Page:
Trauma represents a life altering experience. It engenders a sense of helplessness, confusion, and disorganization for those directly involved in it and for those who bear witness to it. Part of this confusion is attempting to decipher what is real and what is fantasy, what is inside and what is outside, what happened in the past and what is happening now. These disorienting and discontinuous states of experience are hallmarks of trauma and often stir intense emotional reactions.
The emotional responses to traumatic events are powerful and often feel as though either life or death is at stake. Moreover, such emotional responses are almost always infused with an inordinate amount of moral judgments. These judgments quickly collapse into rigid binaries such as right and wrong, good and evil, victim and perpetrator. The emotional pull from a traumatic event makes it nearly impossible to stay morally neutral. This seems unique to the experience of trauma as other forms of suffering do not seem to elicit the same moral furor or intensity. So, why is morality so intimately tied up with the experience of trauma?
Before we can address that question, we need to come to terms with what the word “trauma” means. In our everyday discourse, unfortunately, the notion of trauma is often liberally used to describe any negative event or experience. Such a vague understanding does little to shed any meaningful light onto what is unique about traumatic experiences. For this piece, I will rely on Judith Herman’s (1997) definition of trauma which she describes as events that “overwhelm the ordinary systems of care that give people a sense of control, connection, and meaning” (p. 33, italics added). Such events threaten the physical, social, and psychological integrity of an individual, which uniquely defines trauma as separate from other adverse events.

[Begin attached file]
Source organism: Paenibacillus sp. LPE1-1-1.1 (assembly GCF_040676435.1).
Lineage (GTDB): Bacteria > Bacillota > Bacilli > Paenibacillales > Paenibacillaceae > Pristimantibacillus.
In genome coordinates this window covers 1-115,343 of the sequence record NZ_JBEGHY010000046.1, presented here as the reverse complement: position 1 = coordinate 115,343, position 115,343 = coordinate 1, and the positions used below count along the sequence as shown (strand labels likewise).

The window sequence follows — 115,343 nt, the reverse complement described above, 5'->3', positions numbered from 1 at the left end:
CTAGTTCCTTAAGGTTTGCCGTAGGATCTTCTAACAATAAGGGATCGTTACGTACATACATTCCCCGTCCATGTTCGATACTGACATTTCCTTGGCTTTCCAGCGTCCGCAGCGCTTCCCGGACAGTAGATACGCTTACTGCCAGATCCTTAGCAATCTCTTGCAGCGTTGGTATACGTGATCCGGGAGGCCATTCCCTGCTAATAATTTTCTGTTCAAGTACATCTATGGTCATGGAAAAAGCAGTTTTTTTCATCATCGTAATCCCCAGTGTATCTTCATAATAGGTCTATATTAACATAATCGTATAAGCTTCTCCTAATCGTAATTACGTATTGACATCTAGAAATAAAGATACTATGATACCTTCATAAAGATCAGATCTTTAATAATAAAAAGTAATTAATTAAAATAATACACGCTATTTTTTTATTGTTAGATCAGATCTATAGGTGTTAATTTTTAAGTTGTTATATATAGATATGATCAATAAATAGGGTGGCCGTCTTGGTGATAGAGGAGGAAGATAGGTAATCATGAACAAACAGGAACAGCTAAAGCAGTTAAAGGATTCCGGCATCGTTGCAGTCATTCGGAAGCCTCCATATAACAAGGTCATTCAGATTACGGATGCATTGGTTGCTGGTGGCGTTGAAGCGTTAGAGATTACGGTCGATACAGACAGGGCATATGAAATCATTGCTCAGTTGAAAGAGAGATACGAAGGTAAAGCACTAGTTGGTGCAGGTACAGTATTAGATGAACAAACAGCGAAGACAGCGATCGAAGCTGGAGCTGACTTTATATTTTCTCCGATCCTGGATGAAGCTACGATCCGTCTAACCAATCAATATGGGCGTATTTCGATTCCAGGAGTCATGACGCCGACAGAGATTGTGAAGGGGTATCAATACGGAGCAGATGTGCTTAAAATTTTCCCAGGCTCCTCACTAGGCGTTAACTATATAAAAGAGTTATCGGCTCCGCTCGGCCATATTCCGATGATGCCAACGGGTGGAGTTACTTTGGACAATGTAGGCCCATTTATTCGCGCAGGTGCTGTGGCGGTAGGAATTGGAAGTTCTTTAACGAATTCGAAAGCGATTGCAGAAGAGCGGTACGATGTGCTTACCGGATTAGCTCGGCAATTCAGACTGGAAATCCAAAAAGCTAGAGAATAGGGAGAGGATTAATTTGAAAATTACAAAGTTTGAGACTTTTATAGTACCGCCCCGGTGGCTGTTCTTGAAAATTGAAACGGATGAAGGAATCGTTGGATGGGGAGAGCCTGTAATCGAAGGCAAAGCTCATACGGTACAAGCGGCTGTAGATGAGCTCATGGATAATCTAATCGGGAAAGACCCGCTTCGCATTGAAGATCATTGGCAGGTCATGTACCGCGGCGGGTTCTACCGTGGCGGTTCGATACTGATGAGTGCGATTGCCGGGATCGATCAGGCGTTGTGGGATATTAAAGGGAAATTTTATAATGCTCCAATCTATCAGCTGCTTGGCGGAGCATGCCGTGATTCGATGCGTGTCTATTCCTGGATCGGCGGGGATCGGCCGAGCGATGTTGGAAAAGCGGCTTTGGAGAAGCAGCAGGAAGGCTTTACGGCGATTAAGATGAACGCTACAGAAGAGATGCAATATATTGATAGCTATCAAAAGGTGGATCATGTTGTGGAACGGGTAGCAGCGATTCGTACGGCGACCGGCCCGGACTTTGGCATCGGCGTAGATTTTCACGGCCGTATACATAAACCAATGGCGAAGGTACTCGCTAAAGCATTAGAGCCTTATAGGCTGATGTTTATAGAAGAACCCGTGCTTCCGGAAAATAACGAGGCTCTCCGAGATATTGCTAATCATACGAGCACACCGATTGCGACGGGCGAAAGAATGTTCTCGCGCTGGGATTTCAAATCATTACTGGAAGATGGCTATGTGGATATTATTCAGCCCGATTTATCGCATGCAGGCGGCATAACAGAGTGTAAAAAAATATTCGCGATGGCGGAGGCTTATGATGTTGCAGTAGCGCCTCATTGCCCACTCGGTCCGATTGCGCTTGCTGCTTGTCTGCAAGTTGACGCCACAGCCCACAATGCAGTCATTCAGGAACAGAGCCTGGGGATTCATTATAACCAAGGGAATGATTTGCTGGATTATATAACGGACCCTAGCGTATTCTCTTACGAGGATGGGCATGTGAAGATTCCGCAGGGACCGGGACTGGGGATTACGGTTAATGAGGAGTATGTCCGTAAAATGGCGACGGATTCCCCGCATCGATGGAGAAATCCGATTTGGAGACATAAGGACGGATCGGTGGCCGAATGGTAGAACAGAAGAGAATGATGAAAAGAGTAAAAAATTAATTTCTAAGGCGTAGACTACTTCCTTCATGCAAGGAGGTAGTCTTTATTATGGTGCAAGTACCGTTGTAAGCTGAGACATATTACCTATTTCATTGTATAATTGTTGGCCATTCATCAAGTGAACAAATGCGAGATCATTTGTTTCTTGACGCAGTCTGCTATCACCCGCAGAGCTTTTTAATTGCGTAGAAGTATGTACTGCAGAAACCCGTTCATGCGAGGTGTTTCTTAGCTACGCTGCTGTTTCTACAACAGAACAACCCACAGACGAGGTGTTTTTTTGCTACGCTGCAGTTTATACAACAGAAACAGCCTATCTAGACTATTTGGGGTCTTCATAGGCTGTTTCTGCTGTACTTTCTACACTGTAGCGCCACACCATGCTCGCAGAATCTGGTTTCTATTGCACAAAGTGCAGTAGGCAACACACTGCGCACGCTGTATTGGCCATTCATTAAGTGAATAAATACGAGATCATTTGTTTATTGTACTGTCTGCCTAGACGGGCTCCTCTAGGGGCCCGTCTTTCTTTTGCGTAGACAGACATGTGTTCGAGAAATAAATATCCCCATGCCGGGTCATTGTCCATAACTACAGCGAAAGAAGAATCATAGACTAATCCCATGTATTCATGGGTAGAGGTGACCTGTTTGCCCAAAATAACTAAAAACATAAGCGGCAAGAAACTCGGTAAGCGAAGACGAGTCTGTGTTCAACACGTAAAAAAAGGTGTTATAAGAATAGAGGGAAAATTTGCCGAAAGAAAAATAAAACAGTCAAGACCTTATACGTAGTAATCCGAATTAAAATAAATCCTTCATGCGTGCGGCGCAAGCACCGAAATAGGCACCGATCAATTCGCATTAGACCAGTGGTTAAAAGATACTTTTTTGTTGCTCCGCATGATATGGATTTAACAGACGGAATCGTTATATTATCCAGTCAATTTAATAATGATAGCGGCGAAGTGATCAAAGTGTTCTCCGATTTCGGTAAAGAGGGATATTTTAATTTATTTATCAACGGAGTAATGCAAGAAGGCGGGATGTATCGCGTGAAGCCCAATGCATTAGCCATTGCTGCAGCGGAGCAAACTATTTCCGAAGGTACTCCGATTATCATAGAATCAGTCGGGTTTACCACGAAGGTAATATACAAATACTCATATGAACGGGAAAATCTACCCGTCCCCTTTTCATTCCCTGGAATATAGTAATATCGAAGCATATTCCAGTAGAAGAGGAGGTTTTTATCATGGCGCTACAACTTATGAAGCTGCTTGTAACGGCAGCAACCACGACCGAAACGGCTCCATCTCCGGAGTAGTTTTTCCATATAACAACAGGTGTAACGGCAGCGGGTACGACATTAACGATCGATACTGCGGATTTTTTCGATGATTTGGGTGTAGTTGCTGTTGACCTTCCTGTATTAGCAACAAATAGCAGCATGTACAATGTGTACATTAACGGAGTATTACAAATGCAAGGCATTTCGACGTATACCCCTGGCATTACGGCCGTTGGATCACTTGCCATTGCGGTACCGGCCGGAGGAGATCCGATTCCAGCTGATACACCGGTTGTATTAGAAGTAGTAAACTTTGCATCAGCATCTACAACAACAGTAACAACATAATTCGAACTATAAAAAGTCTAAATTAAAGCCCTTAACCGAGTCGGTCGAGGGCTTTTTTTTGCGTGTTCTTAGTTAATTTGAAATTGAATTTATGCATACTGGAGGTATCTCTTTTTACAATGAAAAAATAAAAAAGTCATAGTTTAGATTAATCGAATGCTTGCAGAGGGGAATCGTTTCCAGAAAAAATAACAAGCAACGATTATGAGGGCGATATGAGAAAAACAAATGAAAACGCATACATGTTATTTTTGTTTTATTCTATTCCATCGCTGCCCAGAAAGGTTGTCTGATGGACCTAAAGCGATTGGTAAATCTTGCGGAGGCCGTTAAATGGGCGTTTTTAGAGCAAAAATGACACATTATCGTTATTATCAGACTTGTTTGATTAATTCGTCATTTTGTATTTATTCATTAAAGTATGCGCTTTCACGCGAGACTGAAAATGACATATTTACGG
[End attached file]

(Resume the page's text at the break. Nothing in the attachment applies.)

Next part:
Key to this definition, and the connection between morality and trauma, is the notion of being psychologically overwhelmed. Being overwhelmed refers to a state of mind that is cognitively and affectively overloaded, and impairs one’s normal capacity to make sense of and modulate experience. In such cases, traumatic experiences are often somatically registered, but not incorporated into a meaningful self-narrative that brings coherence and continuity to the experience. Trauma is overwhelming precisely because the experience exists outside the horizon of the individual’s system of meaningful references. Without having a larger cultural framework to make sense of or process the traumatic experience, one is left in a state of being overwhelmed.
Trauma is experienced as forcibly shattering the everyday assumptions that are construed to provide a sense that the world is orderly and therefore predictable. It challenges moral standards that suggest one can be assured a sense of basic safety if one follows the rules and values of a particular worldview perspective. Stolorow (2007) referred to such assumptions as absolutisms of everyday life and argued such convictions are essential to ensure a basic trust in the stability and predictability of the world. These absolutisms provide a perceived sense of ontological security that tranquilizes one’s exposure to existential anxiety. Trauma obliterates these absolutisms and thereby renders a profound loss of innocence as one’s expectations of safety and continuity of being are fundamentally altered.